Good video with some data on it, https://www.youtube.com/watch?v=pUdC3mrHcc8

Correct me if I'm wrong, but them giving their impressions based on their rides, is not 'data'...

Bottom line is, best reason for a MOP racer (like me) to buy aero wheels is because they look cool. And there is nothing wrong with that. :)
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Re: Aero wheels - will they help? [MKATC] [ In reply to ]
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MKATC wrote:
.... other than make my stock P2 look more cool? ....

Isn't that worth a few minutes right there?
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Re: Aero wheels - will they help? [MKATC] [ In reply to ]
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It is likely you have fairly low-end wheelset like Shimano RS 10's. These are pretty cheap wheels. If you had a set of say HED Ardennese Plus, I'd say to just save the money and move on to other things like tight fitting clothing and an aero helmet.

But you definitely can notice a difference by upgrading to a higher-end wheel. If not in aero advantage, then in stiffness, bearing quality and weight savings.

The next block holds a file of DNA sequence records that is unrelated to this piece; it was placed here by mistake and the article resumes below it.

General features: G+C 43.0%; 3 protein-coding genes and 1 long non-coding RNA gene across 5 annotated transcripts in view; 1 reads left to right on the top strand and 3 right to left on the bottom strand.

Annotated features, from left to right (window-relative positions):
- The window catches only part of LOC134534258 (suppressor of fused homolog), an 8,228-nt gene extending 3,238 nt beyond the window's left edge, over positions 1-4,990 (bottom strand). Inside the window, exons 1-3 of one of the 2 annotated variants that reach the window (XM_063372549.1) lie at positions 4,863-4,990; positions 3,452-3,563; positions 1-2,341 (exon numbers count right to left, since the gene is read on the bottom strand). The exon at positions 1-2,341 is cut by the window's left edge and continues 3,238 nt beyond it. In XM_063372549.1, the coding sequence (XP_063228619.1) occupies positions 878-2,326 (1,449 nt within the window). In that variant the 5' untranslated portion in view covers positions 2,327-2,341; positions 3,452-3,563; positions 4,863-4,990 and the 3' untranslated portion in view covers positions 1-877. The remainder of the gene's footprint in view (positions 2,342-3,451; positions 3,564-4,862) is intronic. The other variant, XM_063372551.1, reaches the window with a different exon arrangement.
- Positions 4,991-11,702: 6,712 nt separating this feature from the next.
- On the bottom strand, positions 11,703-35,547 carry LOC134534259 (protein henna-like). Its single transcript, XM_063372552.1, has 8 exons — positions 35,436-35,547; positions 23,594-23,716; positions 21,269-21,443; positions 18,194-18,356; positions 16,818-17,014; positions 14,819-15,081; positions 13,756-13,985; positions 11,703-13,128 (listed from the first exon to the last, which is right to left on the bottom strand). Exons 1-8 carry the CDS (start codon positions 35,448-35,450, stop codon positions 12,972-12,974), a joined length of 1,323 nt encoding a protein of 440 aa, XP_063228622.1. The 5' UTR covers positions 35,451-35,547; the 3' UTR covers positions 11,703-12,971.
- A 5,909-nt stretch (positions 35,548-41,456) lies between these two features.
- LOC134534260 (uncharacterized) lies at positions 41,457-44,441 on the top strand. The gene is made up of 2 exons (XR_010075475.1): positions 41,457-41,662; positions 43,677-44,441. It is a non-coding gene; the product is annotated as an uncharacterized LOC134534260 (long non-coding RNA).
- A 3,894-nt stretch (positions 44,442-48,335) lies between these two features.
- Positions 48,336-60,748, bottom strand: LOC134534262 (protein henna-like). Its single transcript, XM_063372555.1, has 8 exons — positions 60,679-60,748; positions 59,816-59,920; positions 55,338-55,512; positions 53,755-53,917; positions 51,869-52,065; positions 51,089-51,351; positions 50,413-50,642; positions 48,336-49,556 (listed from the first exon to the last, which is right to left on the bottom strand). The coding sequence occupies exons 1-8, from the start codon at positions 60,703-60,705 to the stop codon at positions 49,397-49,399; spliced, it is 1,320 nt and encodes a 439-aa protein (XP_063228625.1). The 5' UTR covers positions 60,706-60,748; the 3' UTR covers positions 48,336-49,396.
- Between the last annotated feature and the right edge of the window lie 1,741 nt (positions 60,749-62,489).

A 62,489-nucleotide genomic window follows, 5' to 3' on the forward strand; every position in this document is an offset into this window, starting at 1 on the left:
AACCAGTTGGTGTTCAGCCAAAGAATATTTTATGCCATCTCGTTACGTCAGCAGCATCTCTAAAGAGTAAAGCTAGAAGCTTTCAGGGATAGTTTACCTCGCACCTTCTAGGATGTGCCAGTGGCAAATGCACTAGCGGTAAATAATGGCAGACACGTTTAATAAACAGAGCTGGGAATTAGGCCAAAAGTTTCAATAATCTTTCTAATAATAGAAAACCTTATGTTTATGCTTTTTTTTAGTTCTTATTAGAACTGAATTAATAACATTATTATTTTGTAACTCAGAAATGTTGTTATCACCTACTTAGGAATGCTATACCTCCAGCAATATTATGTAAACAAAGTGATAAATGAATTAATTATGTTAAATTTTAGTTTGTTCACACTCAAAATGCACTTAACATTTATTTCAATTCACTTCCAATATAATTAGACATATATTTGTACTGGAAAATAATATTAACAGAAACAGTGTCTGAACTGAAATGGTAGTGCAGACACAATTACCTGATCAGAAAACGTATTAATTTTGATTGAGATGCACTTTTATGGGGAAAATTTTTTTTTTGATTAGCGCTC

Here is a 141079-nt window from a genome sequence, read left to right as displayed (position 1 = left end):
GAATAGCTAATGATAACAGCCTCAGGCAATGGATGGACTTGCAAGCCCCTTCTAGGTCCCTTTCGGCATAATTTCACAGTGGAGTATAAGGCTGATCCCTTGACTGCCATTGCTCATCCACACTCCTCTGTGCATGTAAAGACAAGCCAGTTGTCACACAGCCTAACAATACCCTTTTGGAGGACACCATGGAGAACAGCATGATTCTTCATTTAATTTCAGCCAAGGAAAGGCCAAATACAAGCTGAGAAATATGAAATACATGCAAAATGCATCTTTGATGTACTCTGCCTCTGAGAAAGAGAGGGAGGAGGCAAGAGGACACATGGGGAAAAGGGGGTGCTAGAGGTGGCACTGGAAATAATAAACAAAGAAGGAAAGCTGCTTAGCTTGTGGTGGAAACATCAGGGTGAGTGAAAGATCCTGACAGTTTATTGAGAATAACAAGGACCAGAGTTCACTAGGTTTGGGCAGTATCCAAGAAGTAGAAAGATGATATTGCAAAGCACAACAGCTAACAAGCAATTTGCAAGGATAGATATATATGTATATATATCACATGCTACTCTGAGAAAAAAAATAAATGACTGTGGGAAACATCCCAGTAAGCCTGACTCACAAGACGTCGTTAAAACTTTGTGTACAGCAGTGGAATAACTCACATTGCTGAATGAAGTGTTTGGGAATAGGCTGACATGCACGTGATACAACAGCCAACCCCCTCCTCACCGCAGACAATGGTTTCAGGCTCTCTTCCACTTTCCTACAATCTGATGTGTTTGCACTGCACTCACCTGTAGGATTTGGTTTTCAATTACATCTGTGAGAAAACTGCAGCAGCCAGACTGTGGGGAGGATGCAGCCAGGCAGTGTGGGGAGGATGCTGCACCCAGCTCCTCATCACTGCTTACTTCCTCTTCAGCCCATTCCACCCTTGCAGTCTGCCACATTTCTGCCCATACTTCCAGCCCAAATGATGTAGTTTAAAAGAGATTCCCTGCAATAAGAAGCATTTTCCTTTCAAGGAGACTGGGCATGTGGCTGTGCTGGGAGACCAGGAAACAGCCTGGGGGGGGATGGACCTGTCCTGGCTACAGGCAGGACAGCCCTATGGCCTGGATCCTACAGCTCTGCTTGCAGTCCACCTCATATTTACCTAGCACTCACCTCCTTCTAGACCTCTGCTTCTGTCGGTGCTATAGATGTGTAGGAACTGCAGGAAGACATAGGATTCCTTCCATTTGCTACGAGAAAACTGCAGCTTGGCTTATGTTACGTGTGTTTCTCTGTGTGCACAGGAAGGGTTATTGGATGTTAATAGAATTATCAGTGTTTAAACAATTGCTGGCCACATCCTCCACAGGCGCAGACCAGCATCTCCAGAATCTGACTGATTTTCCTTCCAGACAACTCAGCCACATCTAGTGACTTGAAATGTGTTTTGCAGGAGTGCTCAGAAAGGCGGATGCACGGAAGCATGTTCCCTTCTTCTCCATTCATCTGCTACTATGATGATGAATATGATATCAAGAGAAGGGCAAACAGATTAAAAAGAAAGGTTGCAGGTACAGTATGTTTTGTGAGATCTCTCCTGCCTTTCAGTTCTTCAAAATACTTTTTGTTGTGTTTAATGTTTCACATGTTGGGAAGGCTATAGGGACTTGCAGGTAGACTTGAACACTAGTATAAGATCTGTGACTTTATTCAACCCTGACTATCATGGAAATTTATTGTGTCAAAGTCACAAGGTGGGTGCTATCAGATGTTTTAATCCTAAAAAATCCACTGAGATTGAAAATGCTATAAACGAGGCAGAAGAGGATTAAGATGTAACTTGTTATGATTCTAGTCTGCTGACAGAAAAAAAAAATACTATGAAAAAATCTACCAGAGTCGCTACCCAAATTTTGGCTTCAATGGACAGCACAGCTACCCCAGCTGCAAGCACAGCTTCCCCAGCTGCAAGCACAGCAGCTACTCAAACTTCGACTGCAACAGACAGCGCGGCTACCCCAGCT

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Re: Aero wheels - will they help? [gary p] [ In reply to ]
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Curious what kind of wheels is your local shop suggesting for $800. There aren't many truly "aero" wheel sets at that price point.


If you must buy new, the current Tightwad Triathlete(™) approved solution is a Bontrager Aura 5 front wheel (on closeout for $320) and a ~$99 WheelBuilder.com AeroJacket for your existing rear wheel, assuming it's compatible. Pick any $2000+ wheelset solution, this combo gives you at least 80% of the benefit at 20% of the cost

It's a little more than $800, but for close you can get the HED Jet6+ deal that Thomas Gerlach is always posting about. I can't complain about mine.

But I do agree about getting a front wheel and a cover. If you don't care about having a matching pair or anything, it's probably going to be faster that buying two 60mm wheels and much less expensive.
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Re: Aero wheels - will they help? [SBRcanuck] [ In reply to ]
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SBRcanuck wrote:
MacCTD wrote:
Good video with some data on it, https://www.youtube.com/watch?v=pUdC3mrHcc8


Correct me if I'm wrong, but them giving their impressions based on their rides, is not 'data'...

Correct me if I'm wrong, but did they not provide some actual data in this clip that supported their impressions?